It had happened because of COVID, the pandemic. A few years ago, I was planning to do an event in May of 2020, and I didn’t do the event. I haven’t done one since, and I had to pivot. I didn’t have to kill my entire business. I just had to figure out how I do what I do online because how lucky are we to have the technology that we have? I was talking with a coach the other day. I said, “What if this had happened fifteen years ago?”

Can you imagine? Most people had face-to-face businesses. It was a different world. The stocks wouldn’t have gone up with all the dot-coms and everything that happened because we all got on Zoom. It wouldn’t be worth so much money now if it didn’t exist. We are very fortunate in our world that we have multiple ways that we can work with people, one of the things that I stopped doing even before the pandemic was going to things that didn’t serve me.

It’s not going to the chamber meeting and that network and that network, especially where I live in a very small community. You would go to this meeting, and then the next day, you would go to the other meeting, and the same people would be there. Two weeks later, you go to this other meeting, and it would be the same people plus two that you didn’t know, maybe but it wasn’t like a big city feeling.

I’m like, “Why do I belong to five networking groups when it’s the same people all the time?” Pick the one that I have the most fun at and cancel the rest. I stopped getting together for in-person coffees with people I didn’t know. I still had in-person coffees with people I knew because I wanted to meet with them. People would say, “Drive an hour and meet me in a coffee shop. We will see if we like each other.”

No, we can do that on Zoom, and I started doing that on Zoom and on the phone way before the pandemic. I was able to get the time back that I was spending in the car. I am also, outsourcing to my team. I’ve had a team of about 7 or 8 people for the past six years. I have 2 or 3 admins that have various roles. I have 3 or 4 coaches, depending on how busy we are. I have somebody who does my video editing and somebody that does my transcribing. I have various people that we hire for different projects. I have an online business manager who runs the whole thing for me and slaps my hand when I jump in there and says, “Get out of here.”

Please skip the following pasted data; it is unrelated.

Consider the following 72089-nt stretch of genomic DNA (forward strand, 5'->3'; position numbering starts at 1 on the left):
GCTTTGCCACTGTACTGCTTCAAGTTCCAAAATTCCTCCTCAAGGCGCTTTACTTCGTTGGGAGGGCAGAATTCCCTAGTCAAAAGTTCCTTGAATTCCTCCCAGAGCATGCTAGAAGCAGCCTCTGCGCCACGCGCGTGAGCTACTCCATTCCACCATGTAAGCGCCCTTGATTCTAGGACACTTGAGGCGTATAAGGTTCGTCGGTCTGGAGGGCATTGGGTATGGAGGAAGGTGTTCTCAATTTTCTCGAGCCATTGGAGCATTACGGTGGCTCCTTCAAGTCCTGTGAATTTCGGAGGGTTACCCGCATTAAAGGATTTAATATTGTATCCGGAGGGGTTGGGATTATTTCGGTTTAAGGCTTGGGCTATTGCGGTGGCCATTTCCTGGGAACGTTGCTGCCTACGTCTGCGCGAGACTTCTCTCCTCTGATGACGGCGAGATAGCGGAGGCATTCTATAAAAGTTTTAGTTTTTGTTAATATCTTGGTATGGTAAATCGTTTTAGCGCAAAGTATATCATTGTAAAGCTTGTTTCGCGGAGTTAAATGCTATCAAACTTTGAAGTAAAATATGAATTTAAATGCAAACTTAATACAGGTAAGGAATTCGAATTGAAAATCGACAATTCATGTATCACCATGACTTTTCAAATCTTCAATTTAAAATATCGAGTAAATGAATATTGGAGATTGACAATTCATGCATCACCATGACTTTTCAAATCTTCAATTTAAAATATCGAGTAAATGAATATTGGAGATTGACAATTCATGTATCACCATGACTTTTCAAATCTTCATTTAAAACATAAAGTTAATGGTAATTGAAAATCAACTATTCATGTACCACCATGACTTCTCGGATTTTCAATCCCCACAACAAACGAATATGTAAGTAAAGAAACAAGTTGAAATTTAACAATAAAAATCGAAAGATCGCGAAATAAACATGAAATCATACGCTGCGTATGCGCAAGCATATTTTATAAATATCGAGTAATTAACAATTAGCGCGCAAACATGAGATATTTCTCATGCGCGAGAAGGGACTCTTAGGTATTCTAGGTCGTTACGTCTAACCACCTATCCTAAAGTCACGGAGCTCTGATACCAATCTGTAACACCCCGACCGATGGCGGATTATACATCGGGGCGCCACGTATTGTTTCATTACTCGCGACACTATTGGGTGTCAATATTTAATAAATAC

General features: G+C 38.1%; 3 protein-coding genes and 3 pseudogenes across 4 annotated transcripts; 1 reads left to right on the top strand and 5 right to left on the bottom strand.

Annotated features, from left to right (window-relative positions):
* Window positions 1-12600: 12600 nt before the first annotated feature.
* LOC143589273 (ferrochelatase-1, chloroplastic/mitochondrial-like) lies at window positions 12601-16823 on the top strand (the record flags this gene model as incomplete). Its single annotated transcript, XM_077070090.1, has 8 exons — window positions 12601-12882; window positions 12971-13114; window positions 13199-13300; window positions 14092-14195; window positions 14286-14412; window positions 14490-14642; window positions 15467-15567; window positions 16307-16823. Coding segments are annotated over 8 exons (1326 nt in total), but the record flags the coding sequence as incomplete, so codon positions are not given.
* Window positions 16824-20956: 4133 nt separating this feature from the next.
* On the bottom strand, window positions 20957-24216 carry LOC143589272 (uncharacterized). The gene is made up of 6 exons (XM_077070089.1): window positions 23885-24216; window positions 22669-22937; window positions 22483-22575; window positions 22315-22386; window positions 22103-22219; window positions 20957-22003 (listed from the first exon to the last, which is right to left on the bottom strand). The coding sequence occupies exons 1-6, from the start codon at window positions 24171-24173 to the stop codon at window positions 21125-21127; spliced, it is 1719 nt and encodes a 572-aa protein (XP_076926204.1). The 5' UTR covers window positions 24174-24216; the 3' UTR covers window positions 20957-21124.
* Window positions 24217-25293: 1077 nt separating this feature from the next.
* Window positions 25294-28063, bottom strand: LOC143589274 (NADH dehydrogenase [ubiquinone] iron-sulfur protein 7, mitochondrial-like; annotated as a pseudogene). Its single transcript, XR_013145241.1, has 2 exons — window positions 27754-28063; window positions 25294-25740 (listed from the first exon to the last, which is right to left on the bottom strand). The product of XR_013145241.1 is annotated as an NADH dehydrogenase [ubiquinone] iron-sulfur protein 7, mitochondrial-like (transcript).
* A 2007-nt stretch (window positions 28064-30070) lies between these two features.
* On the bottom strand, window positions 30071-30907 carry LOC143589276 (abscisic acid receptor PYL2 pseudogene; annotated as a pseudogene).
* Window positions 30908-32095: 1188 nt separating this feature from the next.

“It’s not your job.”

“Don’t answer that client about their money problem. That’s my job.”

That speaks to your leadership because a lot of people don’t want to let go of control, and you’ve given them permission to tell you to get out of there. People are like, “How do you have people take over?” You give them permission and not take over like you don’t know what’s happening. You know what’s happening but for them to have the confidence to say, “Susan, it’s not your sandbox.” How did you create that culture because that’s a powerful culture that most people don’t know how to do?

[bctt tweet=”Kill your best ideas. They’re not going to serve you.” via=”no”]

It was my background. I’m a connector. That’s who I am. I always brought people together. I was the person who always had the thing at their house. I always introduced people from across. “You got to meet this person? You got to meet this person.” I’m dragging people around. I didn’t have this team when I started. It evolved.